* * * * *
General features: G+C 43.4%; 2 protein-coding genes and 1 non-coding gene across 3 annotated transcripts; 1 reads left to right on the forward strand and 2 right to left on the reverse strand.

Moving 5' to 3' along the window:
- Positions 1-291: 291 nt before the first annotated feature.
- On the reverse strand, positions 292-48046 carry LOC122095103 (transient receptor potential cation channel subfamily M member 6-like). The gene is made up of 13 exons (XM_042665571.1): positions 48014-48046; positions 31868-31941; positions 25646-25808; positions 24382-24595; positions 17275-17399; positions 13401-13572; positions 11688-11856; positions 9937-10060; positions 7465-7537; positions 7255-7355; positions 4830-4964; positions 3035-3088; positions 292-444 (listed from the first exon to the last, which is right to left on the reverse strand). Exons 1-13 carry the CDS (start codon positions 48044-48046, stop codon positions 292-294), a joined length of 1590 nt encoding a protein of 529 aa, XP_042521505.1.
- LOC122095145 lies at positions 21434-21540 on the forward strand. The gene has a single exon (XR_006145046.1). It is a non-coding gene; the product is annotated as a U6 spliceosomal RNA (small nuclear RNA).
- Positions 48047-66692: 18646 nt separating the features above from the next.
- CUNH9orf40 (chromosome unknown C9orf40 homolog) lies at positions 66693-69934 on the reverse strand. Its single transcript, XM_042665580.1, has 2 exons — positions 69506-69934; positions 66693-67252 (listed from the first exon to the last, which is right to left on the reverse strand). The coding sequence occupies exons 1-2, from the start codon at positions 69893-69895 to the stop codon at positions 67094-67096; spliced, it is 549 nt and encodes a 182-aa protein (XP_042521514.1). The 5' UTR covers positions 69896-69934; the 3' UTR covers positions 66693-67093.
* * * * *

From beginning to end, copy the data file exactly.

General features: G+C 43.4%; 2 protein-coding genes and 1 non-coding gene across 3 annotated transcripts; 1 reads left to right on the forward strand and 2 right to left on the reverse strand.

Moving 5' to 3' along the window:
- Positions 1-291: 291 nt before the first annotated feature.
- On the reverse strand, positions 292-48046 carry LOC122095103 (transient receptor potential cation channel subfamily M member 6-like). The gene is made up of 13 exons (XM_042665571.1): positions 48014-48046; positions 31868-31941; positions 25646-25808; positions 24382-24595; positions 17275-17399; positions 13401-13572; positions 11688-11856; positions 9937-10060; positions 7465-7537; positions 7255-7355; positions 4830-4964; positions 3035-3088; positions 292-444 (listed from the first exon to the last, which is right to left on the reverse strand). Exons 1-13 carry the CDS (start codon positions 48044-48046, stop codon positions 292-294), a joined length of 1590 nt encoding a protein of 529 aa, XP_042521505.1.
- LOC122095145 lies at positions 21434-21540 on the forward strand. The gene has a single exon (XR_006145046.1). It is a non-coding gene; the product is annotated as a U6 spliceosomal RNA (small nuclear RNA).
- Positions 48047-66692: 18646 nt separating the features above from the next.
- CUNH9orf40 (chromosome unknown C9orf40 homolog) lies at positions 66693-69934 on the reverse strand. Its single transcript, XM_042665580.1, has 2 exons — positions 69506-69934; positions 66693-67252 (listed from the first exon to the last, which is right to left on the reverse strand). The coding sequence occupies exons 1-2, from the start codon at positions 69893-69895 to the stop codon at positions 67094-67096; spliced, it is 549 nt and encodes a 182-aa protein (XP_042521514.1). The 5' UTR covers positions 69896-69934; the 3' UTR covers positions 66693-67093.